Tuesday, 12 November 2013

Book Review: The Naturals by Jennifer Lynn Barnes

  • Paperback: 352 pages
  • Publisher: Quercus (7 Nov 2013)
  • ISBN-10: 1780876823
  • ISBN-13: 978-1780876825

Cassie Hobbes can tell you what you will do before you do. She can tell what kind of person you are, how you will react and how you will behave. But she can’t tell you what happened to her mother.

Cassie is recruited by the FBI, identified as a ‘Natural’, one of few who are uniquely gifted in human behaviour, emotional reading, lying or statistics. Cassie is a natural born profiler, and the FBI want her to join it’s team of teenage naturals to solve cold cases and to hone her talents. For Cassie, it is a rare opportunity to perhaps work on the inside and find out what exactly happened to her mother that night in the dressing room that Cassie found drenched in blood.

Pretty soon Cassie is living with four strangers. People who can answer her questions before she’s even asked it, read her feelings off her face, call her out on lies and tell the exact probability of certain situations. Life isn’t easy and Cassie has to figure out the two boys and her feelings for them, all while a serial killer has locked their gaze on Cassie. Pretty soon the case the Naturals focus on aren’t so cold...but active.

Okay, first of all, let me just say that I LOVED The Naturals. I’m a huge fan of movies like The Silence of the Lambs and TV shows like Criminal Minds. This was like an amazing mash up of the two and maybe The. O.C. Boy drama, girl drama, and serial killers. 

It was expertly written and very clever. I didn’t get lost in the information or the details, but sunk fully into the story as though it was happening all around me. Dean was probably my favourite character...and more than likely will be for a lot of people. After all, we’re all suckers for the dark, brooding type, aren’t we?

I seriously couldn’t put this book down and very much hope there will be another one to follow on. 


Tuesday, 5 November 2013

Book Review: Crash Into You by Katie McGarry

  • Format: Kindle Edition
  • Print Length: 352 pages
  • Publisher: MIRA Ink (26 Nov 2013)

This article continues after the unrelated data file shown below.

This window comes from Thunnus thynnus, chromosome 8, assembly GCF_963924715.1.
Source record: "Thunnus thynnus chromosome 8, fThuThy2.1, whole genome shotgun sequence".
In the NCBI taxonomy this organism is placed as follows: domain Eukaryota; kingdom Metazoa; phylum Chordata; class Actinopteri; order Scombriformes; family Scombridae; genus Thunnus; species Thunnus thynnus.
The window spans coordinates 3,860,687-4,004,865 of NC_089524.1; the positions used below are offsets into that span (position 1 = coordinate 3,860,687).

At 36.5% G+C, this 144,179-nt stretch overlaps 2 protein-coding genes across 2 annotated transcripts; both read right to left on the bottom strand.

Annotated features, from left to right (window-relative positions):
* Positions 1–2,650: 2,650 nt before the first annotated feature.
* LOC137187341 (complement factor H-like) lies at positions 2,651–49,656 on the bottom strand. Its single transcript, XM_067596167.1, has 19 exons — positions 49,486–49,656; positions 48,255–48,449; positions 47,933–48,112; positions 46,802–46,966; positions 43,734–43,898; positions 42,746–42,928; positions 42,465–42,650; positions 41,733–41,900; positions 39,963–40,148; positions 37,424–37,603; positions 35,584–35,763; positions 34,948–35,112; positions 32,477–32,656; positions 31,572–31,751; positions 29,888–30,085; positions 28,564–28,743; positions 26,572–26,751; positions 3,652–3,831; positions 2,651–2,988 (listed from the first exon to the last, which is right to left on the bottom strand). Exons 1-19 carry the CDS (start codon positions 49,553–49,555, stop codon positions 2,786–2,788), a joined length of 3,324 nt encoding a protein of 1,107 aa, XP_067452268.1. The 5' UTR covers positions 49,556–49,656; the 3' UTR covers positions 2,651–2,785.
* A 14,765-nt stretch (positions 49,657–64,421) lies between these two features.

• Sold by: Amazon Media EU S.à r.l.
  • Language: English
Rachel and Isaiah are two totally different people with two totally different lives. Rachel is the girl with the good school marks, designer clothes and on the surface, the perfect life. Isaiah is the boy with the sketchy past, the guy people cross the street to avoid. He’s a foster child he relies on person - himself...anyone else will just disappoint you.

But they share one thing - their love of cars. Rachel literally crashes into Isaiah’s life. After Beth, Isaiah never thought he would meet a girl who would catch his interest, but then he see’s Rachel who looks like an angel and knows he has to get her far away from his world before something happens to her. 

What he does is ensure they are thrown together for at least six weeks where they battle the odds to save their lives. Neither one thought they would fall so far into each other. How they would lose everything if only it meant the other would be saved.

Ok, let me just say one thing....holy smokin’ Isaiah, batman! I’ve loved all Katie McGarry’s previous books and hoped and prayed and crossed everything that Isaiah would get his own book. And it does not disappoint. Not in the least. He’s the quintessential bad boy with the heart of gold. On the outside he’s tatted up and pierced and so scary Chuck Norris better watch out. But on the inside, he’s just a boy. 

Rachel was one of the more interesting female leads of this series. I really felt for her and at times could feel just how restricting her family was and how they were choking the life right out of her. Rachel and Isaiah often appear two sides of the same coin - Isaiah, the boy no one wanted or watched out for, Rachel - the one who barely has a second that isn’t monitored or unaccounted for. They both crave freedom, Rachel from her brothers and Isaiah from the social work system. 

There is so much more to this book than you would ever think. My heart broke for these two characters and I have never rooted so hard than I did for this pair. From the outside looking in, it’s a bit of a YA version of Gone in Sixty Seconds (only, Rachel doesn’t have blonde dreds). But as soon as you scrape the surface you discover a great big beating heart of love and trust and friendship. 

Noah and Isaiah’s brotherly bond was one of the most interesting aspects of the book. Though not blood, they care and would literally do anything for the other. 

Really, I could gush about this book all day long. It’s a fantastic read, beautiful romance and exhilarating adventure. Not to be missed.


Friday, 1 November 2013

Book Review: Iron Prince by Julie Kagawa

  • Paperback: 384 pages
  • Publisher: Mira Ink (1 Nov 2013)
  • Language: English
  • ISBN-10: 184845189X
  • ISBN-13: 978-1848451896

After the events of Iron Prince, Ethan Chase is dealing with the fallout of going missing for a week. His parents worried sick, he is banned from ever seeing his girlfriend, Kenzie, ever again, and Kenzie herself is dealing with poor health after the adventures. All Ethan wants is to get back to normal. To date Kenzie and forget all about the fey.